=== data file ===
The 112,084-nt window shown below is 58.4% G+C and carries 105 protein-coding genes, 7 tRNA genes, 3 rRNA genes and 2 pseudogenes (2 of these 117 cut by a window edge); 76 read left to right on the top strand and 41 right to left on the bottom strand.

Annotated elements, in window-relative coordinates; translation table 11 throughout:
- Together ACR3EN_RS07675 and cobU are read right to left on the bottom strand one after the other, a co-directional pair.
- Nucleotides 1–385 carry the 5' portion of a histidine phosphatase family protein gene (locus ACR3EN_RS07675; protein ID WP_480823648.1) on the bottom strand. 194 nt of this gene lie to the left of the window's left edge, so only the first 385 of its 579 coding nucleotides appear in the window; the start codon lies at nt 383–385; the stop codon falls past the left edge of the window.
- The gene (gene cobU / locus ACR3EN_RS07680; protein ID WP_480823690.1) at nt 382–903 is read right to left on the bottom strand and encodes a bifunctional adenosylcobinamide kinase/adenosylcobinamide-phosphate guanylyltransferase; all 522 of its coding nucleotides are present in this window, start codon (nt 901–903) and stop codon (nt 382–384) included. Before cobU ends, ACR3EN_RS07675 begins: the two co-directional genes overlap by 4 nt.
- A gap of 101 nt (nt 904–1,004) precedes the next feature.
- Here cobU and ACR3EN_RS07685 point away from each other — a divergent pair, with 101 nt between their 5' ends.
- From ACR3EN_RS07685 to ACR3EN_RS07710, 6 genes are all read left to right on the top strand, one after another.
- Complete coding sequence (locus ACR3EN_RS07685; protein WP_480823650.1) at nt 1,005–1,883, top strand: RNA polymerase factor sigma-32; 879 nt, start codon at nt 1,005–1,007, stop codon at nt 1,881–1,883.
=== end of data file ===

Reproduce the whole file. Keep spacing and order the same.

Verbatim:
The 112,084-nt window shown below is 58.4% G+C and carries 105 protein-coding genes, 7 tRNA genes, 3 rRNA genes and 2 pseudogenes (2 of these 117 cut by a window edge); 76 read left to right on the top strand and 41 right to left on the bottom strand.

Annotated elements, in window-relative coordinates; translation table 11 throughout:
- Together ACR3EN_RS07675 and cobU are read right to left on the bottom strand one after the other, a co-directional pair.
- Nucleotides 1–385 carry the 5' portion of a histidine phosphatase family protein gene (locus ACR3EN_RS07675; protein ID WP_480823648.1) on the bottom strand. 194 nt of this gene lie to the left of the window's left edge, so only the first 385 of its 579 coding nucleotides appear in the window; the start codon lies at nt 383–385; the stop codon falls past the left edge of the window.
- The gene (gene cobU / locus ACR3EN_RS07680; protein ID WP_480823690.1) at nt 382–903 is read right to left on the bottom strand and encodes a bifunctional adenosylcobinamide kinase/adenosylcobinamide-phosphate guanylyltransferase; all 522 of its coding nucleotides are present in this window, start codon (nt 901–903) and stop codon (nt 382–384) included. Before cobU ends, ACR3EN_RS07675 begins: the two co-directional genes overlap by 4 nt.
- A gap of 101 nt (nt 904–1,004) precedes the next feature.
- Here cobU and ACR3EN_RS07685 point away from each other — a divergent pair, with 101 nt between their 5' ends.
- From ACR3EN_RS07685 to ACR3EN_RS07710, 6 genes are all read left to right on the top strand, one after another.
- Complete coding sequence (locus ACR3EN_RS07685; protein WP_480823650.1) at nt 1,005–1,883, top strand: RNA polymerase factor sigma-32; 879 nt, start codon at nt 1,005–1,007, stop codon at nt 1,881–1,883.